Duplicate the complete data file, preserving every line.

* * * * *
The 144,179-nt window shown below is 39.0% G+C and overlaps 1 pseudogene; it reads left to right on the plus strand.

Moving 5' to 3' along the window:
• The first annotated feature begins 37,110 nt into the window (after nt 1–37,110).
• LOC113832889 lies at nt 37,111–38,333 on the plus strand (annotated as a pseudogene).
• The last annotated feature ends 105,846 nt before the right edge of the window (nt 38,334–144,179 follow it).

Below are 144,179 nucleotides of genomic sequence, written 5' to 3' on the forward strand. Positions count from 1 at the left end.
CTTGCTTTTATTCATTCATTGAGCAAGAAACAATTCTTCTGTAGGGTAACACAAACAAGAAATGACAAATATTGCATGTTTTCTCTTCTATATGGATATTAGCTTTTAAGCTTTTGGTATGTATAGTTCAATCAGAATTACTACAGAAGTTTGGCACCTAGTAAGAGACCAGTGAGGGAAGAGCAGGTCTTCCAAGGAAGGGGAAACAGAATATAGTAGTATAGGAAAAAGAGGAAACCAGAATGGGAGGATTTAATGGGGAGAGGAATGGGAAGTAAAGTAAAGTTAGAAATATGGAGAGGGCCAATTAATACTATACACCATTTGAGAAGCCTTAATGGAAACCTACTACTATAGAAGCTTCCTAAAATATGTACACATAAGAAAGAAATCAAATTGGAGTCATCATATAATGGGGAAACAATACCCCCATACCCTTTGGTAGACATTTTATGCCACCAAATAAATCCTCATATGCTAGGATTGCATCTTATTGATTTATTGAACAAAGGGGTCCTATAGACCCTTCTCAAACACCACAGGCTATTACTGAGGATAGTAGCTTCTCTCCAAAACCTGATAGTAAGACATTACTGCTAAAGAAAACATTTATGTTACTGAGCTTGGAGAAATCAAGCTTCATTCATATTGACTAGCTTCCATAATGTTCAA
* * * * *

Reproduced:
The 144,179-nt window shown below is 39.0% G+C and overlaps 1 pseudogene; it reads left to right on the plus strand.

Moving 5' to 3' along the window:
• The first annotated feature begins 37,110 nt into the window (after nt 1–37,110).
• LOC113832889 lies at nt 37,111–38,333 on the plus strand (annotated as a pseudogene).
• The last annotated feature ends 105,846 nt before the right edge of the window (nt 38,334–144,179 follow it).

Below are 144,179 nucleotides of genomic sequence, written 5' to 3' on the forward strand. Positions count from 1 at the left end.
CTTGCTTTTATTCATTCATTGAGCAAGAAACAATTCTTCTGTAGGGTAACACAAACAAGAAATGACAAATATTGCATGTTTTCTCTTCTATATGGATATTAGCTTTTAAGCTTTTGGTATGTATAGTTCAATCAGAATTACTACAGAAGTTTGGCACCTAGTAAGAGACCAGTGAGGGAAGAGCAGGTCTTCCAAGGAAGGGGAAACAGAATATAGTAGTATAGGAAAAAGAGGAAACCAGAATGGGAGGATTTAATGGGGAGAGGAATGGGAAGTAAAGTAAAGTTAGAAATATGGAGAGGGCCAATTAATACTATACACCATTTGAGAAGCCTTAATGGAAACCTACTACTATAGAAGCTTCCTAAAATATGTACACATAAGAAAGAAATCAAATTGGAGTCATCATATAATGGGGAAACAATACCCCCATACCCTTTGGTAGACATTTTATGCCACCAAATAAATCCTCATATGCTAGGATTGCATCTTATTGATTTATTGAACAAAGGGGTCCTATAGACCCTTCTCAAACACCACAGGCTATTACTGAGGATAGTAGCTTCTCTCCAAAACCTGATAGTAAGACATTACTGCTAAAGAAAACATTTATGTTACTGAGCTTGGAGAAATCAAGCTTCATTCATATTGACTAGCTTCCATAATGTTCAA